Each book in the very eclectic collection has come with a short essay explaining why Martel chose it. Sometimes—as with Jane Austen’s unfinished The Watsons—there’s an explicit political message. It was sent during a nationwide discussion about Canada’s continued involvement in Afghanistan, and Martel wrote pointedly that Austen let go of this book because of circumstances in her life. "In that, there is something instructive. There is so much we must leave unfinished. How hard it is to let go.” The message was lost on Harper: Canadian troops are still on the ground there.
At other times, the books were ones supposedly for children—most recently Maurice Sendak’s classic Where the Wild Things Are and In the Night Kitchen—and poetry and plays also made the cut.
Like many others (although apparently not Harper who has never replied personally) I’ve read Martel's letters on his website with great pleasure, and often thought that the list of books would make a great plan for independent reading. Thousands of others have followed the evolving project on the web, but Martel says that he is glad the letters have been published in book form. The internet is ephemeral after all, but “books last.”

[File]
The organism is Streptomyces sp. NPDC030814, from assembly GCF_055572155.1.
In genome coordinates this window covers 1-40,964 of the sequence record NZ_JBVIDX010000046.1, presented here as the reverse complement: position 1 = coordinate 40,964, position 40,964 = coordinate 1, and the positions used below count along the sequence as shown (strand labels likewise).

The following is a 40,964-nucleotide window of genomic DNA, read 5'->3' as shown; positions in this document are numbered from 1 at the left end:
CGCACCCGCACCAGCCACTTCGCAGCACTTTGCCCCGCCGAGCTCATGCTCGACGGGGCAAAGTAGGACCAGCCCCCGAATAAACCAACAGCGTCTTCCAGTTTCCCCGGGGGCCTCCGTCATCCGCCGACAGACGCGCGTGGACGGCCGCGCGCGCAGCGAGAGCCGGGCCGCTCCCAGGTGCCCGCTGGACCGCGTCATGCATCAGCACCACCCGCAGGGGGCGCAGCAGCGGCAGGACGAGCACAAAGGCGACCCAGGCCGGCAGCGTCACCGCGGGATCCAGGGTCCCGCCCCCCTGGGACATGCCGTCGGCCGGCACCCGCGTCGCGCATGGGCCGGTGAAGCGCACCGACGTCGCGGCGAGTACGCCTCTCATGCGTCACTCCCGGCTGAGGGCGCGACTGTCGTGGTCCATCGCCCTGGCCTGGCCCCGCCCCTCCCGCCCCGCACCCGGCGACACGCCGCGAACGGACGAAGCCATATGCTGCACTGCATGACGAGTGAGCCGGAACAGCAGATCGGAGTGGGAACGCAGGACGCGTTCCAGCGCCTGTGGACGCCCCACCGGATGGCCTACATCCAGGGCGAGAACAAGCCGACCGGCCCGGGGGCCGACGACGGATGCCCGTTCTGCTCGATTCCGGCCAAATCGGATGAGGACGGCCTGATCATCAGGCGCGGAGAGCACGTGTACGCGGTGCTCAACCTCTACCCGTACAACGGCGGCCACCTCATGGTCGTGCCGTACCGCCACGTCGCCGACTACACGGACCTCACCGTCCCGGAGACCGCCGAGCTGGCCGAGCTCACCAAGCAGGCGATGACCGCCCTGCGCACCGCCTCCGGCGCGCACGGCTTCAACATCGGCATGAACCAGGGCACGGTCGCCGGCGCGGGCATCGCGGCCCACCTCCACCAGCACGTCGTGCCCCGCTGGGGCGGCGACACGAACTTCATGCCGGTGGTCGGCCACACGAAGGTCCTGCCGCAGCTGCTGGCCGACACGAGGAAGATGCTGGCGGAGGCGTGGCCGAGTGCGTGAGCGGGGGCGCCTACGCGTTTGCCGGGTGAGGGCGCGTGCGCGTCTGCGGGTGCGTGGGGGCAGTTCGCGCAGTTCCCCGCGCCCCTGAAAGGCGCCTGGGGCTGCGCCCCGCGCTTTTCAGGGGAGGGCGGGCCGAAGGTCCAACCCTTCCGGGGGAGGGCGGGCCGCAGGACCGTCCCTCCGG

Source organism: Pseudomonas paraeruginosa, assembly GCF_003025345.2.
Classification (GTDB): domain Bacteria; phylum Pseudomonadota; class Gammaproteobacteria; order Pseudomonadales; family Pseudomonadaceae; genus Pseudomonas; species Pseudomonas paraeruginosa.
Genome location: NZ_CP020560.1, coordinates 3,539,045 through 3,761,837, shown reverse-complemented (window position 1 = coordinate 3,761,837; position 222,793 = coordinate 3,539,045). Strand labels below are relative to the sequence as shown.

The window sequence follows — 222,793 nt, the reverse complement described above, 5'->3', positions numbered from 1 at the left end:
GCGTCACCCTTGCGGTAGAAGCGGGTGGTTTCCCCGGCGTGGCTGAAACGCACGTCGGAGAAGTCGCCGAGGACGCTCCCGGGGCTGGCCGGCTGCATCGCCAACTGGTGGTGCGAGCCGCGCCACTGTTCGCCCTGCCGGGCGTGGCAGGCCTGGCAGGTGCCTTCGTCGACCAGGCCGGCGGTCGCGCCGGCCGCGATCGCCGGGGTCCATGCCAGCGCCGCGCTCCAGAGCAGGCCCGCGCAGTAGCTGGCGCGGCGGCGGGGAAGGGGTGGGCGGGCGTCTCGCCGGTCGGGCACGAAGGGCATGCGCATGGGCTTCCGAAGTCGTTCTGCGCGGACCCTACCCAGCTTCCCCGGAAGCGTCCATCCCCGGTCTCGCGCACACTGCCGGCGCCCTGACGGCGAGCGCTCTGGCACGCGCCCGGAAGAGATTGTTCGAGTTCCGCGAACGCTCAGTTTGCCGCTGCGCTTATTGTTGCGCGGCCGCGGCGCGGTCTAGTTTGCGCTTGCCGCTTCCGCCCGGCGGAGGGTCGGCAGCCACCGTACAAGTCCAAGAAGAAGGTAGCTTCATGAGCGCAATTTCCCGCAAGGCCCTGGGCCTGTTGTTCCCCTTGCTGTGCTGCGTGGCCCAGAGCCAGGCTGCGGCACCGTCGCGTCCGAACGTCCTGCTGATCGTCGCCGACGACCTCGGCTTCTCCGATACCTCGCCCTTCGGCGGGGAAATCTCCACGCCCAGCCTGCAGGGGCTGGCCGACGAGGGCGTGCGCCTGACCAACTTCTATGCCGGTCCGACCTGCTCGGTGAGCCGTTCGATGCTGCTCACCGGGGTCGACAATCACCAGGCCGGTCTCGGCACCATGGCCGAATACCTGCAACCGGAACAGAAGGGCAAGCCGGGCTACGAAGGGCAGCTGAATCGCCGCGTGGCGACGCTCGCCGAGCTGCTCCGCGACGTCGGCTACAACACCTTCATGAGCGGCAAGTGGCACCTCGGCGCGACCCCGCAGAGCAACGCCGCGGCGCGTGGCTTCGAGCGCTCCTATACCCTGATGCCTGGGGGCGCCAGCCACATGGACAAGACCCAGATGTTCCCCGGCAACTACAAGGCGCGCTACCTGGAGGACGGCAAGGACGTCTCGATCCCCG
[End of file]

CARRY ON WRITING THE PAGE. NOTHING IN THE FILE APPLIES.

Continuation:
He closes this cover letter by mentioning Harper’s appearance a couple of weeks ago at a National Arts Centre benefit, where Harper played the piano and "sang poetry to the Canadian people. No one expected With a Little Help from My Friends from you. And look at the effect you had. People were amazed. You made the front page of newspaper after newspaper, and often with a big photo of you at the piano. It goes to show how art can amaze, connect and unify.”
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